- Khalade A, Jaakkola MS, Pukkala E, et al. Exposure to benzene at work and the risk of leukemia: a systematic review and meta-analysis.EnvironHealth. 2010;9(1):31. https://doi.org/10.1186/1476-069X-9-31.
- Smith MT. Advances in understanding benzene health effects and susceptibility.Annu Rev Public Health. 2010;31(1):133-148. https://doi.org/10.1146/annurev.publhealth.012809.103646.
- Costantini AS, Benvenuti A, Vineis P, et al. Risk of leukemia and multiple myeloma associated with exposure to benzene and other organic solvents: evidence from the Italian Multicenter Case-control study.Am JInd Med. 2008;51(11):803-811. https://doi.org/10.1002/ajim.20592.
- Snyder R. Overview of the toxicology of benzene. J Toxicol EnvironHealth A. 2000;61(5-6):339-346. https://doi.org/10.1080/00984100050166334.
- Marchetti F, Eskenazi B, Weldon RH, et al. Occupational exposure to benzene and chromosomal structural aberrations in the sperm of Chinese men.Environ Health Perspect. 2012;120(2):229-234. https://doi.org/10.1289/ehp.1103921.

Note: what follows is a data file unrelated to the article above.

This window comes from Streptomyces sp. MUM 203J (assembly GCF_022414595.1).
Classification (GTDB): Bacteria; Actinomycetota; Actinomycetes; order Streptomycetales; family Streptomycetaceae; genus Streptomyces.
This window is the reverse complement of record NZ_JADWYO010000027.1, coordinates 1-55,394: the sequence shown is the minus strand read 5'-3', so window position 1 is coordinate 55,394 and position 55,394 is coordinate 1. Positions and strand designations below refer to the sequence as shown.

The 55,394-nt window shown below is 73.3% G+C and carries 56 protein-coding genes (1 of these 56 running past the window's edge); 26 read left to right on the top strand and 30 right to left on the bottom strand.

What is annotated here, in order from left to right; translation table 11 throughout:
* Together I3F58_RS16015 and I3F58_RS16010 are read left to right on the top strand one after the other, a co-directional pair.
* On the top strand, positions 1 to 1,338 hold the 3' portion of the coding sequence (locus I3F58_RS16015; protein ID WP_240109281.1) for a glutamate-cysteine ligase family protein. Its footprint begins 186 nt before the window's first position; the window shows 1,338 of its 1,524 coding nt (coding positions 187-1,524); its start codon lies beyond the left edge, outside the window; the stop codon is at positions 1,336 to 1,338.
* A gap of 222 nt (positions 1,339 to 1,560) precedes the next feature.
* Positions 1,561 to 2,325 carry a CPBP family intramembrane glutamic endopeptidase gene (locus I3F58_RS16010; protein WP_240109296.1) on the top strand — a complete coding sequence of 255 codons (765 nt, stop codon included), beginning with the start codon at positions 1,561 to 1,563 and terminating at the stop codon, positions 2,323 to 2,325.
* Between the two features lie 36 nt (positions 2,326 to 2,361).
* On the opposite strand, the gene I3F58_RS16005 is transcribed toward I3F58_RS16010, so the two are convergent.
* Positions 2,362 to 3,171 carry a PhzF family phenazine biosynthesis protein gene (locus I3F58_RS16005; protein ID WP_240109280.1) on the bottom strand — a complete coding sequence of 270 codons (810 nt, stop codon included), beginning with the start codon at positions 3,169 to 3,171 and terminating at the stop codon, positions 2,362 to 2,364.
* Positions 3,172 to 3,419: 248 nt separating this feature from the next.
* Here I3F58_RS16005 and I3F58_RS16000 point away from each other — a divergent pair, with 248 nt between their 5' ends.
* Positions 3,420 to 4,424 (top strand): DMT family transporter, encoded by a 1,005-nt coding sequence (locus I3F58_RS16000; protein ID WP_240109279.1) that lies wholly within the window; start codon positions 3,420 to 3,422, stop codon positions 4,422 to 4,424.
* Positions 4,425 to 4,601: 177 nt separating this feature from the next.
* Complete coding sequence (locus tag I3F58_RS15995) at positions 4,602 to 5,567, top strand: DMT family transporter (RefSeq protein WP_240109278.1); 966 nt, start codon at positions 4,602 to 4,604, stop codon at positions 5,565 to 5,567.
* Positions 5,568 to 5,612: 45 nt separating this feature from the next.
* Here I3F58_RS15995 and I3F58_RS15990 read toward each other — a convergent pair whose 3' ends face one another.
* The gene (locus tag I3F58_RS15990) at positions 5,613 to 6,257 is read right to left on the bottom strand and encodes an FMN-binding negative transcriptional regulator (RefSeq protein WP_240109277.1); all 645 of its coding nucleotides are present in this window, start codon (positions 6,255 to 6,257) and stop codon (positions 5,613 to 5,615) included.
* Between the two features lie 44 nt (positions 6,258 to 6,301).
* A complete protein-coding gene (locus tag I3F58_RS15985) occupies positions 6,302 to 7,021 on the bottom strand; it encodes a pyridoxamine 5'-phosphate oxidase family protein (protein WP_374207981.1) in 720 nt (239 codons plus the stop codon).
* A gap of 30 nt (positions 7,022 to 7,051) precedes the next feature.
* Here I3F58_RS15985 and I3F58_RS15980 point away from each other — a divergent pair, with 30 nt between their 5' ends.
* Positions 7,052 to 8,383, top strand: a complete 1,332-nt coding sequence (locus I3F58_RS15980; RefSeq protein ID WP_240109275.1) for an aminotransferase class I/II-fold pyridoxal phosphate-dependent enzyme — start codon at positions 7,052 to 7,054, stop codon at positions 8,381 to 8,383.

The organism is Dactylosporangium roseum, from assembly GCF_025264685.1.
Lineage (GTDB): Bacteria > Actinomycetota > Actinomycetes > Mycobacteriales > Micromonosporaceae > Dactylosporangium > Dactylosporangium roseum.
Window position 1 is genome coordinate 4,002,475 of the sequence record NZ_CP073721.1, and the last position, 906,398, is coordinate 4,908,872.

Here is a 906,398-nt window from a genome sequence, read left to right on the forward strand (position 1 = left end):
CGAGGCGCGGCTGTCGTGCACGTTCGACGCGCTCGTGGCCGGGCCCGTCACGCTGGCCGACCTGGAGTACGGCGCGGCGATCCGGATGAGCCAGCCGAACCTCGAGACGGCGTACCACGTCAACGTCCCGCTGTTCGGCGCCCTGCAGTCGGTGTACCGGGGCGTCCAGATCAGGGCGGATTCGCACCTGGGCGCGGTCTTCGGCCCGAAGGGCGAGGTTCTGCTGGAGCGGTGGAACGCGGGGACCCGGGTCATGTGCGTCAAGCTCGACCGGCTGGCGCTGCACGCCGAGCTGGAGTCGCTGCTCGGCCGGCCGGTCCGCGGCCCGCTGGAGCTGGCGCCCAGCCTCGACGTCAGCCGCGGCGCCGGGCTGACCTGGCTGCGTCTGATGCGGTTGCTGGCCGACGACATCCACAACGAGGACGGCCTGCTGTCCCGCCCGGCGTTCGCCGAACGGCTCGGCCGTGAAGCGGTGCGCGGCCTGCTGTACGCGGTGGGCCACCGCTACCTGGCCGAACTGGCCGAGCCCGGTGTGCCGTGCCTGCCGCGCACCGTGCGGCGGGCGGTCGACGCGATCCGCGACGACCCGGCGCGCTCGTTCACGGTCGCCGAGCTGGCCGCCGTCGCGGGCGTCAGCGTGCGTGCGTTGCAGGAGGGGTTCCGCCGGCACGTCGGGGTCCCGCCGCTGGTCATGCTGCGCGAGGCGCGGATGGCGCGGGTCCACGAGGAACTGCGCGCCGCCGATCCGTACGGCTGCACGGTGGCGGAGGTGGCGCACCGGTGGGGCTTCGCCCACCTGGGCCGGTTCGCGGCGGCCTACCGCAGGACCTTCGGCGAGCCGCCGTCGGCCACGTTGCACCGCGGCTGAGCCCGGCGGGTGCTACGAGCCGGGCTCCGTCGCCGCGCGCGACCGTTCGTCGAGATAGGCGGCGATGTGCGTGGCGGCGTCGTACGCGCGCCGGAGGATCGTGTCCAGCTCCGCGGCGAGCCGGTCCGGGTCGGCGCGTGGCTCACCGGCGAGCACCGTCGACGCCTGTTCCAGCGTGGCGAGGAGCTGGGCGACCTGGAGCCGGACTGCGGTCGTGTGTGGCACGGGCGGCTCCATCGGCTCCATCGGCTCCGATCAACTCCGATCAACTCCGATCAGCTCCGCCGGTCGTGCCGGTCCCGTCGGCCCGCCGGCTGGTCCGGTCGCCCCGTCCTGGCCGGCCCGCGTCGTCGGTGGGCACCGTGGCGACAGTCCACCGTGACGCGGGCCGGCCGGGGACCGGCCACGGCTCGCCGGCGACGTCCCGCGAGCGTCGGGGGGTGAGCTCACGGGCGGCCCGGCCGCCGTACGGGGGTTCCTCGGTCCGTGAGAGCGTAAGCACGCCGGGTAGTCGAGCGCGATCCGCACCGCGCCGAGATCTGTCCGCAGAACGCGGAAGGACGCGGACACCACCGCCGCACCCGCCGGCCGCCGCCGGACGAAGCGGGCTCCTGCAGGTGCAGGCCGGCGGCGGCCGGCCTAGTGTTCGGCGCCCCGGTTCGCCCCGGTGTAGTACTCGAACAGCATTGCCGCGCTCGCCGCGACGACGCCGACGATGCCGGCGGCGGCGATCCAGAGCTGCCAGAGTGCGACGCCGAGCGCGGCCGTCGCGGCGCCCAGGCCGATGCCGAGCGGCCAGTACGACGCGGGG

- Chang CC, Tsai SS, Chiu HF, et al. Traffic air pollution and lung cancer in females in Taiwan: petrol station density as an indicator of disease development. J Toxicol Environ Health A. 2009;72(10):651-657. https://doi.org/10.1080/15287390902733515.
- Villeneuve PJ, Jerrett M, Brenner D, et al. A case-control study of long-term exposure to ambient volatile organic compounds and lung cancer in Toronto, Ontario, Canada. Am J Epidemiol. 2014;179(4):443-451.https://doi.org/
- 1093/aje/kwt289.10. Costantini AS, Gorini G, Consonni D, et al. Exposure to benzene and risk of breast cancer among shoe factory workers in Italy.Tumori.2009;95:8-12.